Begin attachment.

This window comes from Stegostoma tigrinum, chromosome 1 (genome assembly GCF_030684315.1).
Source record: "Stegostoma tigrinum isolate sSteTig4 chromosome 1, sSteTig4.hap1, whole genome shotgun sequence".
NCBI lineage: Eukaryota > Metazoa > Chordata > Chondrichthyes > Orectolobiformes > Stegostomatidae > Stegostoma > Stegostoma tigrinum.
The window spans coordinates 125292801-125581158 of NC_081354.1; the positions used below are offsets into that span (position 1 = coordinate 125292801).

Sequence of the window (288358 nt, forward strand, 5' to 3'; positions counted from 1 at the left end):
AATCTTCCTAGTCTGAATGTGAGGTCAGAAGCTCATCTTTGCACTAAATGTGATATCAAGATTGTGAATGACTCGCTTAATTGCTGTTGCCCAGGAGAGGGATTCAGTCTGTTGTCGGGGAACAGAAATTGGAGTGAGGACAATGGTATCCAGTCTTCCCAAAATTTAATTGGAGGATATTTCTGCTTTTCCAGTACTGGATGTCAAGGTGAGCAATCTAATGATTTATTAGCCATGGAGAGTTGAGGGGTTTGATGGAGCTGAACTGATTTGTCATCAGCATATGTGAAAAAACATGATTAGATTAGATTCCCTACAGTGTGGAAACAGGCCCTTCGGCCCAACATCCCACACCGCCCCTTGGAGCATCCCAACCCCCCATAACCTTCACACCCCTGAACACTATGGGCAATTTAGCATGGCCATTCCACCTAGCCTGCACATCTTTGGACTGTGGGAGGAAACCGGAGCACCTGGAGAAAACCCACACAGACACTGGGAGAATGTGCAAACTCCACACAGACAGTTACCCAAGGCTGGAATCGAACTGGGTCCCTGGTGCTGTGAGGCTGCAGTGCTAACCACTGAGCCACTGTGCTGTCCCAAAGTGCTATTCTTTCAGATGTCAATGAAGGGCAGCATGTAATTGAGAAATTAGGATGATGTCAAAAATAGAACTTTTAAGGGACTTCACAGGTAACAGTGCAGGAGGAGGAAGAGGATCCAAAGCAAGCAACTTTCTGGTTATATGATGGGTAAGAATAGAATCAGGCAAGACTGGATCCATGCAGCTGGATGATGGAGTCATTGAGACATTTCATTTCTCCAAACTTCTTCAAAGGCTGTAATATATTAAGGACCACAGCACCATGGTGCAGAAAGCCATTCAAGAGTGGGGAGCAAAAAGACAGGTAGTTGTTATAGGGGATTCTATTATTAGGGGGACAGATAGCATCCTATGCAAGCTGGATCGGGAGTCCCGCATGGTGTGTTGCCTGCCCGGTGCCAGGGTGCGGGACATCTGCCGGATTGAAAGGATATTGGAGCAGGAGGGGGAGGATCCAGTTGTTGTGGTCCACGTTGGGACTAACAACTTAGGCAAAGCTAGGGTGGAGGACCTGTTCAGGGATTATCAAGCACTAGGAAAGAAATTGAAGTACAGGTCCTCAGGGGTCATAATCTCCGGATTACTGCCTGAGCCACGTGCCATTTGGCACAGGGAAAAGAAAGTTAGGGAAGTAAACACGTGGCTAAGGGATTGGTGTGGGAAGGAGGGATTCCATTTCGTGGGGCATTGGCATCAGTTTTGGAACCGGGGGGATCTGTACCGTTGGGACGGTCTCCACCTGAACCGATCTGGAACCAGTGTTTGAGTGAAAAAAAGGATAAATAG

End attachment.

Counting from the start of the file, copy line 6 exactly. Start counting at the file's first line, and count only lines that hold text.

AATCTTCCTAGTCTGAATGTGAGGTCAGAAGCTCATCTTTGCACTAAATGTGATATCAAGATTGTGAATGACTCGCTTAATTGCTGTTGCCCAGGAGAGGGATTCAGTCTGTTGTCGGGGAACAGAAATTGGAGTGAGGACAATGGTATCCAGTCTTCCCAAAATTTAATTGGAGGATATTTCTGCTTTTCCAGTACTGGATGTCAAGGTGAGCAATCTAATGATTTATTAGCCATGGAGAGTTGAGGGGTTTGATGGAGCTGAACTGATTTGTCATCAGCATATGTGAAAAAACATGATTAGATTAGATTCCCTACAGTGTGGAAACAGGCCCTTCGGCCCAACATCCCACACCGCCCCTTGGAGCATCCCAACCCCCCATAACCTTCACACCCCTGAACACTATGGGCAATTTAGCATGGCCATTCCACCTAGCCTGCACATCTTTGGACTGTGGGAGGAAACCGGAGCACCTGGAGAAAACCCACACAGACACTGGGAGAATGTGCAAACTCCACACAGACAGTTACCCAAGGCTGGAATCGAACTGGGTCCCTGGTGCTGTGAGGCTGCAGTGCTAACCACTGAGCCACTGTGCTGTCCCAAAGTGCTATTCTTTCAGATGTCAATGAAGGGCAGCATGTAATTGAGAAATTAGGATGATGTCAAAAATAGAACTTTTAAGGGACTTCACAGGTAACAGTGCAGGAGGAGGAAGAGGATCCAAAGCAAGCAACTTTCTGGTTATATGATGGGTAAGAATAGAATCAGGCAAGACTGGATCCATGCAGCTGGATGATGGAGTCATTGAGACATTTCATTTCTCCAAACTTCTTCAAAGGCTGTAATATATTAAGGACCACAGCACCATGGTGCAGAAAGCCATTCAAGAGTGGGGAGCAAAAAGACAGGTAGTTGTTATAGGGGATTCTATTATTAGGGGGACAGATAGCATCCTATGCAAGCTGGATCGGGAGTCCCGCATGGTGTGTTGCCTGCCCGGTGCCAGGGTGCGGGACATCTGCCGGATTGAAAGGATATTGGAGCAGGAGGGGGAGGATCCAGTTGTTGTGGTCCACGTTGGGACTAACAACTTAGGCAAAGCTAGGGTGGAGGACCTGTTCAGGGATTATCAAGCACTAGGAAAGAAATTGAAGTACAGGTCCTCAGGGGTCATAATCTCCGGATTACTGCCTGAGCCACGTGCCATTTGGCACAGGGAAAAGAAAGTTAGGGAAGTAAACACGTGGCTAAGGGATTGGTGTGGGAAGGAGGGATTCCATTTCGTGGGGCATTGGCATCAGTTTTGGAACCGGGGGGATCTGTACCGTTGGGACGGTCTCCACCTGAACCGATCTGGAACCAGTGTTTGAGTGAAAAAAAGGATAAATAG